Who needs celebrities when we have our wonderful troupe of chazanim to lead us in spiritual and uplifting prayer. We recited Unetaneh Tokef, the masterful and timeless piyyut during the Rosh Hashanah Musaf Amidah, and we will recite it again shortly. One of the most recognizable parts of the Rosh Hashanah and Yom Kippur service, this piyyut is remembered for the lines, “Who shall live and who shall die.” During the days leading up to Yom Kippur, we extend wishes of גמר חתומה טובה, literally translated as, “May your final sealing be good” or more commonly known as “May you be sealed in the book of life”.

The book of life does not just mean living. Being sealed for life is essential, but Unetaneh Tokef also focuses on being sealed for a quality of life.

“…Who shall be at peace and who shall be pursued,
Who shall be at rest and who shall be tormented,
Who shall be exalted and who shall be brought low,
Who shall become rich and who shall be impoverished.”

The questions are asked. Your behavior, as Larry so beautifully spoke about on Rosh Hashanah, will lessen the decree and determine the answers.

Despite the growing anti-Semitism in Europe and the US, we live in the diaspora as Jews with more influence, with more freedom and with more wealth than any time in history. We have opportunities that our grandparents and in some cases our parents would never have dreamed possible. And their wish of a better life for their children and grandchildren has come true. For those of you who are parents, I know your wish is for your children to have a comfortable and fulfilling life.

Sitting in Shul this High Holidays brings back pleasant memories. During the Musaf service on the second day of Rosh Hashanah, Shelley evoked a wonderful memory of a time when I would take my grandfather to High Holiday services at Shearith Israel in Atlanta.  The joyous tune Shelley used for ארשת שפתינו  immediately following the Shofar blasts was the same tune the cantor and the men’s choir used in Atlanta. I recall a pre-Bar Mitzvah boy in the choir who would belt out in his tenor voice singing Tekiah, just as we did.  Feelings I have not felt for 30 years. Memories that will never depart.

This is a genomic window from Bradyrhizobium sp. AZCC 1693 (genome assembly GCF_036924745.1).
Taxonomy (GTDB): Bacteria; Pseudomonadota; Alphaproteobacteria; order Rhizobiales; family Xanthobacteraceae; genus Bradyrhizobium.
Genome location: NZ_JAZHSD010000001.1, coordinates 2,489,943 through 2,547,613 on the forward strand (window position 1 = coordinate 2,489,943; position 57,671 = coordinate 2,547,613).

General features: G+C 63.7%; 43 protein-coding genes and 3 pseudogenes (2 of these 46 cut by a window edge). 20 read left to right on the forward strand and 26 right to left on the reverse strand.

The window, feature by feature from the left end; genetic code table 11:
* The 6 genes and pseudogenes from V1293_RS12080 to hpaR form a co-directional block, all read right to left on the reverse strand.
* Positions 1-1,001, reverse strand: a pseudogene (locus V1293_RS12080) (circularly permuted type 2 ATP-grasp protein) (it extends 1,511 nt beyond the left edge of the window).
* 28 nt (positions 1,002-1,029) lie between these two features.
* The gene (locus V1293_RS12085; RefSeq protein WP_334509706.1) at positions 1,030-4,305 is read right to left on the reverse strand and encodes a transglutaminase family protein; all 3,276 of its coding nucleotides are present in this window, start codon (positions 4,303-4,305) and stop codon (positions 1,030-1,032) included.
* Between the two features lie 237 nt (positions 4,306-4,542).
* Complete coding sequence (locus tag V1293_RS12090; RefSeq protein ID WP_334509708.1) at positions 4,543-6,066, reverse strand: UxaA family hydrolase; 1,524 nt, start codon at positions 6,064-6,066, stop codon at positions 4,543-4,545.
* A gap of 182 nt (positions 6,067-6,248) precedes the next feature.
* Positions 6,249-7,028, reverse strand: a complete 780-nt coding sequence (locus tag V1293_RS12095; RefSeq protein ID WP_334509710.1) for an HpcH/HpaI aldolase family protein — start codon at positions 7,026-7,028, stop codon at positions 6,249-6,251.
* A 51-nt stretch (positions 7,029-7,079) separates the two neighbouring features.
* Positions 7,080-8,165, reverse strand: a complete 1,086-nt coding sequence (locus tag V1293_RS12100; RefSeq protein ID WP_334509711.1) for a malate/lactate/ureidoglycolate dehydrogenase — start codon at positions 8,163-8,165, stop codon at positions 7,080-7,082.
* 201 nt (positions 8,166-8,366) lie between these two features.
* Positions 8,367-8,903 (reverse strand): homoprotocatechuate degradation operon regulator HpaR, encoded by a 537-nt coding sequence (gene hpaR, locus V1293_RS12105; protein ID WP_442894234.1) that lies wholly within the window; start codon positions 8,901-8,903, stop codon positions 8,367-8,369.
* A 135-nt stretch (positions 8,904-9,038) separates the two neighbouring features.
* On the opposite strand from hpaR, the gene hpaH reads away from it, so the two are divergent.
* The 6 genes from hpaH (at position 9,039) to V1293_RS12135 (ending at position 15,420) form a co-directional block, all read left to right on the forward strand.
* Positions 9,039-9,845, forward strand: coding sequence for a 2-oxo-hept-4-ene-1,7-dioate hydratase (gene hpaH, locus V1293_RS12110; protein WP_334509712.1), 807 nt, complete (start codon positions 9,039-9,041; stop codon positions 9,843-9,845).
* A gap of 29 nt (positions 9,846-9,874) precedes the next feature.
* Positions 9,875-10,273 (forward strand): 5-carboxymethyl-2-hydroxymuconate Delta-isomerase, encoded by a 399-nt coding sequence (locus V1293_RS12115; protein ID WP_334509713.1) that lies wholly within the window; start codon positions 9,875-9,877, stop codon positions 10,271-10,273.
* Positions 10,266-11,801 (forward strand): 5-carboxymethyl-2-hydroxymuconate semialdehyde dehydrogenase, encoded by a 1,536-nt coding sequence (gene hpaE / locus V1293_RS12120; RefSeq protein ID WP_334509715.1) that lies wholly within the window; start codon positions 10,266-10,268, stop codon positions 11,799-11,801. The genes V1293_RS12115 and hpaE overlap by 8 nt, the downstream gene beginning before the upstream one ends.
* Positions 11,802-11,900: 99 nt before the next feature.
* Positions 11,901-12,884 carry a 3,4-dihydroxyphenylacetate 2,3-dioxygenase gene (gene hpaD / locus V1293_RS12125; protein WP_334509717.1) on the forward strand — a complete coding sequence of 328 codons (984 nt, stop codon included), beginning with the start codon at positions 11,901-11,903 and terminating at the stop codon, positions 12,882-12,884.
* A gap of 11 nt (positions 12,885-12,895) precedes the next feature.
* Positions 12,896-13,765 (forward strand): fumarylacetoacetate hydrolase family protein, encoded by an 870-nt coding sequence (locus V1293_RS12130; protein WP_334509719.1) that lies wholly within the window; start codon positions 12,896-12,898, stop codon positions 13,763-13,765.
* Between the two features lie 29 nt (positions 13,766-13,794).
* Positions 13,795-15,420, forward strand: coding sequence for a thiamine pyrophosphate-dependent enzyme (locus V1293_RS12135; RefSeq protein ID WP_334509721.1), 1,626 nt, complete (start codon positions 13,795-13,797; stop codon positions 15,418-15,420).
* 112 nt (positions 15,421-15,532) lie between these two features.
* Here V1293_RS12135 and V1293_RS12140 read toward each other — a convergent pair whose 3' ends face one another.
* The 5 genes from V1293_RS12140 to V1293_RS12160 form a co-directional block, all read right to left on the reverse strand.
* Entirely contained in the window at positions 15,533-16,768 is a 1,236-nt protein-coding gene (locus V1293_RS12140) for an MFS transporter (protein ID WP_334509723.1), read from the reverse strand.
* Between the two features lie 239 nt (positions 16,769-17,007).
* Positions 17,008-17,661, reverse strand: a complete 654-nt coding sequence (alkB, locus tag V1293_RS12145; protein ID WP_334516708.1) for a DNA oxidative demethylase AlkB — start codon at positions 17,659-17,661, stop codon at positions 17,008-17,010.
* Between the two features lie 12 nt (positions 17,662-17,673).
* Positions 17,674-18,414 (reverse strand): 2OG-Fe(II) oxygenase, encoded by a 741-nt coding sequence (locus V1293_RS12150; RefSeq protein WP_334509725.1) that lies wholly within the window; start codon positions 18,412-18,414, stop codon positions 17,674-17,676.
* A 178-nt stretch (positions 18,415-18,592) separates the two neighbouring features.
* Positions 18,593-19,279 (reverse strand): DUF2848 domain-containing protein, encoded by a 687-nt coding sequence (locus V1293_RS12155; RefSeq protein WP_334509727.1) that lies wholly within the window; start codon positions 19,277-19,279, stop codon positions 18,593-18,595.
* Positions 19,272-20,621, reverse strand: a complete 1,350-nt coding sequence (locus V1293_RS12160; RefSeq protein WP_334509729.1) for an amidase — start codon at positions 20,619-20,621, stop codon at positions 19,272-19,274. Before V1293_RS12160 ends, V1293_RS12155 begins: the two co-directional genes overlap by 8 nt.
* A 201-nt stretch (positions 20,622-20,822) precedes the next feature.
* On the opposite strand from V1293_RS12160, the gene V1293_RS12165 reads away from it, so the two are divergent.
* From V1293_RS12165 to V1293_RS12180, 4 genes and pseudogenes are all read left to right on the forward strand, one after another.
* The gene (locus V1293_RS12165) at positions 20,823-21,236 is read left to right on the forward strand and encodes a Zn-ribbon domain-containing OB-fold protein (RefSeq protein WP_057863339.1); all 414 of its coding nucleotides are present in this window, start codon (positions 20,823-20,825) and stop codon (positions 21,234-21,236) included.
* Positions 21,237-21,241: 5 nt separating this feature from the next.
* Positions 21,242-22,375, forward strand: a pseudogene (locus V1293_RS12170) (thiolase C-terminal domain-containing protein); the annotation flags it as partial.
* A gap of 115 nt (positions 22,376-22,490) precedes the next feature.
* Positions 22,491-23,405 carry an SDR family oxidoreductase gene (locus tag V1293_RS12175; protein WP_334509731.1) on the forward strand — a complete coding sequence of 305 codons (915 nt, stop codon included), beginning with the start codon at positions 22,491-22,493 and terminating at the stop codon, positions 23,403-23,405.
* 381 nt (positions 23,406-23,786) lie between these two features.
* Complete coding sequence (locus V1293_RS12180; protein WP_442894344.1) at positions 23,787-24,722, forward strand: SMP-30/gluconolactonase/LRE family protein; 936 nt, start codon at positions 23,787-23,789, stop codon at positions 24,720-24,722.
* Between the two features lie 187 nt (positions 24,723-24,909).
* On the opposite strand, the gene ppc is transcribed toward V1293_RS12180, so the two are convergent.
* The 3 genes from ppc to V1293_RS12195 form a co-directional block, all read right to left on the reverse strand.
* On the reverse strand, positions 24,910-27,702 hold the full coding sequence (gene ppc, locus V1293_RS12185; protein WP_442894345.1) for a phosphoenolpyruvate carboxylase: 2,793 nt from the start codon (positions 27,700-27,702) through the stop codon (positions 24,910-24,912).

Like the news, it is easy to forget the good and dwell only on bad memories. Leave those thoughts behind and think of the joyous times you have had with parents, with grandparents, with children and with other family members. Think about how fortunate you are to have shared these experiences during your life. Take these experiences and the values passed down to you that have been essential to our survival for thousands of years and develop new memories. Our future as a people, your future and the future of generations to come is defined by these traditions, the passing down of values and the living of a righteous life.

As the book is closing, now is the time to remember these cherished relationships in the new year. Focus on the positive and minimize the negative around you. We all start tomorrow with a clean slate with G-d. Reach out to a family member you have not spoken to recently, repair relationships that may be damaged, do something to help those less fortunate than you. At sundown tonight, may the sound of the shofar awaken us to begin a year filled with health, happiness and memories to be made for generations to come.

Teachings, Words From Our Members|